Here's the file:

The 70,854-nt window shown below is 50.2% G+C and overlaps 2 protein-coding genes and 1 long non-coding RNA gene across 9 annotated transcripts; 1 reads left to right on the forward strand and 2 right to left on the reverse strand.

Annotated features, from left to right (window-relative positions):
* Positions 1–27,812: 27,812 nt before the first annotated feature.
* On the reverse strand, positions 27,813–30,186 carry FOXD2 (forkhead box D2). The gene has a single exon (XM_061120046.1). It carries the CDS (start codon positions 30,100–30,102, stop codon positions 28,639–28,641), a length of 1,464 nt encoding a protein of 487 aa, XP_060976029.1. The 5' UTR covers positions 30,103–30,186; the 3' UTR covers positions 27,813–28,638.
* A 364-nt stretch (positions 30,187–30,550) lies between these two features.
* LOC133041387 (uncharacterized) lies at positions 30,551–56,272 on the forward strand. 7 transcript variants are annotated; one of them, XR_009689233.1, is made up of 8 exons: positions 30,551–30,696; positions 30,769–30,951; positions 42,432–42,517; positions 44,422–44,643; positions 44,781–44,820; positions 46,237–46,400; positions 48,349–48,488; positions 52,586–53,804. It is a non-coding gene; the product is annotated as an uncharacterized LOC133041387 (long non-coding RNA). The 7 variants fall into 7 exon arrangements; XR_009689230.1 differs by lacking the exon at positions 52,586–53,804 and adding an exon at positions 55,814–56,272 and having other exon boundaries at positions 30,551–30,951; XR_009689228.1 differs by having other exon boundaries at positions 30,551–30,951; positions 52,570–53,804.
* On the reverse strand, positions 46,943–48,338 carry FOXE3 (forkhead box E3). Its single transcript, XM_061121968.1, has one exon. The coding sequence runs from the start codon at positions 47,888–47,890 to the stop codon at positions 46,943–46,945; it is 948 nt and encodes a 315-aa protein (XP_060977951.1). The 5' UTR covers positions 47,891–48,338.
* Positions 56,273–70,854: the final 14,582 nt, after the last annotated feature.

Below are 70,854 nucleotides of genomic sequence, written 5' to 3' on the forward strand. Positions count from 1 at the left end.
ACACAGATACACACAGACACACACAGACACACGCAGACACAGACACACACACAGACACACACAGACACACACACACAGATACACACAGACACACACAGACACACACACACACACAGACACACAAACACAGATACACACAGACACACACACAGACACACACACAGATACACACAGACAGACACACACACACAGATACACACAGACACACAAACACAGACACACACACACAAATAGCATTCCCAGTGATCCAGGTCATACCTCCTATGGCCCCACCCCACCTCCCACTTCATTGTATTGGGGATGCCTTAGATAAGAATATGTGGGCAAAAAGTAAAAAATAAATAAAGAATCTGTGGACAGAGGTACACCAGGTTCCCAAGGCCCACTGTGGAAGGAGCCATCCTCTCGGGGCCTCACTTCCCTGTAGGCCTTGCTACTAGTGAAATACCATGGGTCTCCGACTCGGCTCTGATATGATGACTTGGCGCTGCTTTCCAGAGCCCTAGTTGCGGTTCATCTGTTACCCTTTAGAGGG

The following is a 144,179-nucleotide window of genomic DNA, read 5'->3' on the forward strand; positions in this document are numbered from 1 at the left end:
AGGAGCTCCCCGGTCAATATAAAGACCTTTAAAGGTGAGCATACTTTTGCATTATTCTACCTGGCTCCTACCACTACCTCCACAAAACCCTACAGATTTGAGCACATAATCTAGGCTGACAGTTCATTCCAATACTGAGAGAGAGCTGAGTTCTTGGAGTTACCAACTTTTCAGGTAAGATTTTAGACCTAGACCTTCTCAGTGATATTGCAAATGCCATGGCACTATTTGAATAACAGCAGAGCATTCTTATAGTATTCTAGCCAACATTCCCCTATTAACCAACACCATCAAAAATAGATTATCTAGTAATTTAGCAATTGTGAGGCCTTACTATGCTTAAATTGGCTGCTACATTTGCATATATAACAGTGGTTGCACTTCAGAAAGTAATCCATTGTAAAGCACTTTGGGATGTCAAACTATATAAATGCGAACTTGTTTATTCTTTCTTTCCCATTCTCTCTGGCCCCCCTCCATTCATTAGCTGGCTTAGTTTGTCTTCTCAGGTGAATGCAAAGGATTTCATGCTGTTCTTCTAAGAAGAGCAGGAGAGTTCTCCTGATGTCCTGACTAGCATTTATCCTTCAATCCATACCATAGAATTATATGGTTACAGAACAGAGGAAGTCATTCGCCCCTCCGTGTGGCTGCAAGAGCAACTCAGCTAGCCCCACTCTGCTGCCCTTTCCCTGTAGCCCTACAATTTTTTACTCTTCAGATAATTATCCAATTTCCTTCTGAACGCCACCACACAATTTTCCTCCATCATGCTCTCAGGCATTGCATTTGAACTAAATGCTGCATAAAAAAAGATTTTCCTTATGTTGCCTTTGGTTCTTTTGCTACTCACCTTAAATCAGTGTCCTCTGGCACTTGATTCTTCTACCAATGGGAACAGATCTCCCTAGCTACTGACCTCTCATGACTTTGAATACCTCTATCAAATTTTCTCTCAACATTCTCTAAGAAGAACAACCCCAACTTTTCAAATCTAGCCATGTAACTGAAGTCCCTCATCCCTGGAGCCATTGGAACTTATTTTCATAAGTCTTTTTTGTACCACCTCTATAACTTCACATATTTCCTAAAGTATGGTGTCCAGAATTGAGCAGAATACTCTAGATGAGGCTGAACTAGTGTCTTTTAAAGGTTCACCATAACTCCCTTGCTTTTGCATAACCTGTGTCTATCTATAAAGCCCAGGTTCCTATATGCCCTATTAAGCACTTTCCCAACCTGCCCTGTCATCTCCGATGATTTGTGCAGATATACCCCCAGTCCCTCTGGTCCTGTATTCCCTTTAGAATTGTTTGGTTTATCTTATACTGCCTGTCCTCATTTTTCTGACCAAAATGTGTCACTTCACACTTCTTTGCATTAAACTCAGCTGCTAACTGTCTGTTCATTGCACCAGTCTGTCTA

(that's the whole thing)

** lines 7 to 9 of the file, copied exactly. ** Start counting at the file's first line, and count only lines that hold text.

* On the reverse strand, positions 46,943–48,338 carry FOXE3 (forkhead box E3). Its single transcript, XM_061121968.1, has one exon. The coding sequence runs from the start codon at positions 47,888–47,890 to the stop codon at positions 46,943–46,945; it is 948 nt and encodes a 315-aa protein (XP_060977951.1). The 5' UTR covers positions 47,891–48,338.
* Positions 56,273–70,854: the final 14,582 nt, after the last annotated feature.

Below are 70,854 nucleotides of genomic sequence, written 5' to 3' on the forward strand. Positions count from 1 at the left end.